I’ve always loved Riesling in its myriad forms. Ranging from dry to very sweet, this most versatile grape is a classic. Usually low in alcohol, with moderate to high acid, and tones of green apple, citrus, apricot, white flowers and minerals, this wine goes with just about anything but red meat.

My introduction to Riesling came at a B&B in the south of England.

After dinner one night, my group came back to the Inn and our hosts offered us glasses of a delicious, sweet wine. It was unctuous, honeyed and floral with a bracing green apple overtone. I tried to read the label, but didn’t actually understand most of it. The few words I could pick out – Riesling and Beerenauslese stuck in my head. I was determined to learn more.

My studies at the CIA introduced me to the varying forms of the classic German Riesling. Ranging from dry to sweet, they are:


Kabinett is the driest, with grapes picked at normal harvest. Spatlese is wine made from late harvest grapes. Auslese is made from hand- picked riper grapes, sometimes with Noble Rot. Beerenaulese uses grapes affected by Noble Rot. Trokenbeerenaulese means “dry”, but refers to the grapes that are dried on the vine, concentrating the sugar content. Eiswein is very ripe grapes that have frozen on the vine, producing the sweetest style of Riesling. As they go from dry to sweet, the fruit and floral tones increase along with the sugar.

But this is only true for German Riesling, which complicates matters. Riesling made in other countries are not restricted to these naming conventions, so you need to know the winemaker’s style or hope that they have good information on the label, or trust your wine salesperson. Sometimes even they can get it wrong.

This was brought home to me one evening while dining in a wine bar in the Midwest. It was one of those “user friendly” wine bars where they had symbols on the wine menu to indicate if a wine was “luscious”, “bold”, “sweet”, etc. The server didn’t know the wines (always a bad sign in a wine bar!), so I went by the symbol to order what should have been an American dry Riesling to go with the scallops. Ugh. While it was a lovely wine, it was too sweet for an entrée and should have been categorized as “sweet”.

Despite the potential confusion, Riesling consumption is rising in the US, and Washington State is the epicenter. Washington produces more Riesling than any other state, with Chateau St. Michelle leading the way. Even Californians are coming to Washington – Randall Graham from Bonny Doon in Santa Cruz has made a Pacific Rim Riesling for years using Washington and German grapes. Last year he bought vineyards in the state and is building a wine making facility.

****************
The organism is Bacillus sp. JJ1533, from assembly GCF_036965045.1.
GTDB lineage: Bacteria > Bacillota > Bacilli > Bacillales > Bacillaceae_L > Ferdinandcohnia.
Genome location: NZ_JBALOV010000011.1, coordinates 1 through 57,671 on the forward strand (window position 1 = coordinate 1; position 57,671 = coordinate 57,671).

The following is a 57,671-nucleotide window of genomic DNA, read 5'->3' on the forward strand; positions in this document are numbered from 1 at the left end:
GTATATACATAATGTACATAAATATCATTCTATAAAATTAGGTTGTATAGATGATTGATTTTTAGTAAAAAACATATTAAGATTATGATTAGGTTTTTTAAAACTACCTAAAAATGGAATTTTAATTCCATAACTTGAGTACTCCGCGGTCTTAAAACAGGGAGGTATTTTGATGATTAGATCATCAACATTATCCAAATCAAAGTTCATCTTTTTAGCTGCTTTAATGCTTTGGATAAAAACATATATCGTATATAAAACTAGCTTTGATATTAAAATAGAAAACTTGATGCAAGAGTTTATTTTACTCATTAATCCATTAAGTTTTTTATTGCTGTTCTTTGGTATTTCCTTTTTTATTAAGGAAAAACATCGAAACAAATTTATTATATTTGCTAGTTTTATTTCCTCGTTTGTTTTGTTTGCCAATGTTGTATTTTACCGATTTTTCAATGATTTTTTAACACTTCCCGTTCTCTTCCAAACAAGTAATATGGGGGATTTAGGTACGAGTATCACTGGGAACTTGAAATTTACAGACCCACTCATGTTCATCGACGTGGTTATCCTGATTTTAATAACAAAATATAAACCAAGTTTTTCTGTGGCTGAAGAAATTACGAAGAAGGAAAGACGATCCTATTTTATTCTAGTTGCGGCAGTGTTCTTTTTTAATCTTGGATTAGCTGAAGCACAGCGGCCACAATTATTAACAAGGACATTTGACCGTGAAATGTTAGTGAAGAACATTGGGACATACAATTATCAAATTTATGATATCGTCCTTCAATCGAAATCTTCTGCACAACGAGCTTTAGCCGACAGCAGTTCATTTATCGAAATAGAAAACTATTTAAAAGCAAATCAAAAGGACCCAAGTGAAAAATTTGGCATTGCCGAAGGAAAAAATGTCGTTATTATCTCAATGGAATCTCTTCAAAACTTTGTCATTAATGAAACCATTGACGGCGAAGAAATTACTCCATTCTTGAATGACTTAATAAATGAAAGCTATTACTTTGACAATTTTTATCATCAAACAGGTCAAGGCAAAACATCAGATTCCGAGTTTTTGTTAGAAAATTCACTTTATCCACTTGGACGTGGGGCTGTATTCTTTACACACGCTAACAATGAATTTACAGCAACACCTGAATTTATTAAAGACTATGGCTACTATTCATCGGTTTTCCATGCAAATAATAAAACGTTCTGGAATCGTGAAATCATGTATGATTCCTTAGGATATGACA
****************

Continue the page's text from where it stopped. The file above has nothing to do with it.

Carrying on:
The Pacific Rim Rieslings produced by Randall Graham and winemaker Nicholas Quillé are a perfect microcosm of American Riesling styles – dry, sweet, and dessert wines.

Dry Riesling is low alcohol, a little tart, and full of apple, mineral, and white flower aroma and tastes. Easy to drink, this wine is fantastic with light dishes including seafood, pâté, pork (especially stuffed with dried fruits, or a fruit sauce), ham and prosciutto, sushi, smoked fish and meat, duck and turkey. Dry Riesling is always on my Thanksgiving table – it’s pretty much the only wine that can take on all of those Holiday flavors.

Sweet Riesling will have more fruit characteristics, upping the peach/apricot quotient. This wine pairs well with foie gras, rich creamy cheeses, lobster, and fruit, but its perfect match is spicy Asian foods. The sweetness in the wine cuts the heat in Thai, Indian, Chinese foods. Try it with Szechuan food and I swear you won’t go back to beer.

Eiswein (or the Pacific Rim Vin de Glacière) is the sweetest, most fragrant wine made from this grape. A sip of this will fill your mouth with candied orange, apricot and pear. I love it all on its own, but it’s great with creamy desserts – crème brulée, strawberries and cream, or even a simple Madeleine.

The sun is shining here in Seattle, and it’s time for the gang’s Spring Planting Party, one of my favorite events of the year. Everyone brings plants to trade, empty pots and soil, and this year I’ll provide the food. I’m taking it easy – ordering takeout Sushi and Chinese food, and “planting” a selection of Rieslings in ice. After an afternoon of digging in the dirt, we’ll be well rewarded by a delicious dinner with rich, spicy, sweet, and aromatic flavors.